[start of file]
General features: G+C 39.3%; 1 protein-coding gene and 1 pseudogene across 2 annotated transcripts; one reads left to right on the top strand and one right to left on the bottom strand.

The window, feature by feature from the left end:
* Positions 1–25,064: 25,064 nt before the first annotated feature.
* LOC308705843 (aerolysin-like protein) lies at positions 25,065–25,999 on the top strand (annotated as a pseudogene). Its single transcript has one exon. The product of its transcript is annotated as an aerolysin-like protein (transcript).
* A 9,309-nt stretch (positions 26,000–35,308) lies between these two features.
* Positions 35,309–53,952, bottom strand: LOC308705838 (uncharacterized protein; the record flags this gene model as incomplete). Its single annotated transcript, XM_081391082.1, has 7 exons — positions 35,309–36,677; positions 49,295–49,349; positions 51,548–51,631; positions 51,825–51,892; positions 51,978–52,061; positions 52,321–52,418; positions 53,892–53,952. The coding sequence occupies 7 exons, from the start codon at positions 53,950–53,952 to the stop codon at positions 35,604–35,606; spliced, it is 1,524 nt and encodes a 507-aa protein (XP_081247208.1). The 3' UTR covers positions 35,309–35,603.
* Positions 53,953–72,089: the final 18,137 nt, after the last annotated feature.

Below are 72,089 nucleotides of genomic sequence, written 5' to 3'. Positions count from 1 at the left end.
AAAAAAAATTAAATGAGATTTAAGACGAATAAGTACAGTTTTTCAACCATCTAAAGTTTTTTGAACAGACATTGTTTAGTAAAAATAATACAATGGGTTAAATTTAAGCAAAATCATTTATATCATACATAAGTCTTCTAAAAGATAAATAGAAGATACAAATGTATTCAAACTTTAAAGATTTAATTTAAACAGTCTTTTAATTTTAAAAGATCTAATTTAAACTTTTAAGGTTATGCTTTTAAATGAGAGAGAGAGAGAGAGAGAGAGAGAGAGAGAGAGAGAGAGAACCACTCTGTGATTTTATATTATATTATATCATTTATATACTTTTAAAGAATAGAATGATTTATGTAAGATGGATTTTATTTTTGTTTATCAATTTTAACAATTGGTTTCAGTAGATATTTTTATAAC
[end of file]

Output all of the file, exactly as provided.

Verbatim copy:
General features: G+C 39.3%; 1 protein-coding gene and 1 pseudogene across 2 annotated transcripts; one reads left to right on the top strand and one right to left on the bottom strand.

The window, feature by feature from the left end:
* Positions 1–25,064: 25,064 nt before the first annotated feature.
* LOC308705843 (aerolysin-like protein) lies at positions 25,065–25,999 on the top strand (annotated as a pseudogene). Its single transcript has one exon. The product of its transcript is annotated as an aerolysin-like protein (transcript).
* A 9,309-nt stretch (positions 26,000–35,308) lies between these two features.
* Positions 35,309–53,952, bottom strand: LOC308705838 (uncharacterized protein; the record flags this gene model as incomplete). Its single annotated transcript, XM_081391082.1, has 7 exons — positions 35,309–36,677; positions 49,295–49,349; positions 51,548–51,631; positions 51,825–51,892; positions 51,978–52,061; positions 52,321–52,418; positions 53,892–53,952. The coding sequence occupies 7 exons, from the start codon at positions 53,950–53,952 to the stop codon at positions 35,604–35,606; spliced, it is 1,524 nt and encodes a 507-aa protein (XP_081247208.1). The 3' UTR covers positions 35,309–35,603.
* Positions 53,953–72,089: the final 18,137 nt, after the last annotated feature.

Below are 72,089 nucleotides of genomic sequence, written 5' to 3'. Positions count from 1 at the left end.
AAAAAAAATTAAATGAGATTTAAGACGAATAAGTACAGTTTTTCAACCATCTAAAGTTTTTTGAACAGACATTGTTTAGTAAAAATAATACAATGGGTTAAATTTAAGCAAAATCATTTATATCATACATAAGTCTTCTAAAAGATAAATAGAAGATACAAATGTATTCAAACTTTAAAGATTTAATTTAAACAGTCTTTTAATTTTAAAAGATCTAATTTAAACTTTTAAGGTTATGCTTTTAAATGAGAGAGAGAGAGAGAGAGAGAGAGAGAGAGAGAGAGAGAGAACCACTCTGTGATTTTATATTATATTATATCATTTATATACTTTTAAAGAATAGAATGATTTATGTAAGATGGATTTTATTTTTGTTTATCAATTTTAACAATTGGTTTCAGTAGATATTTTTATAAC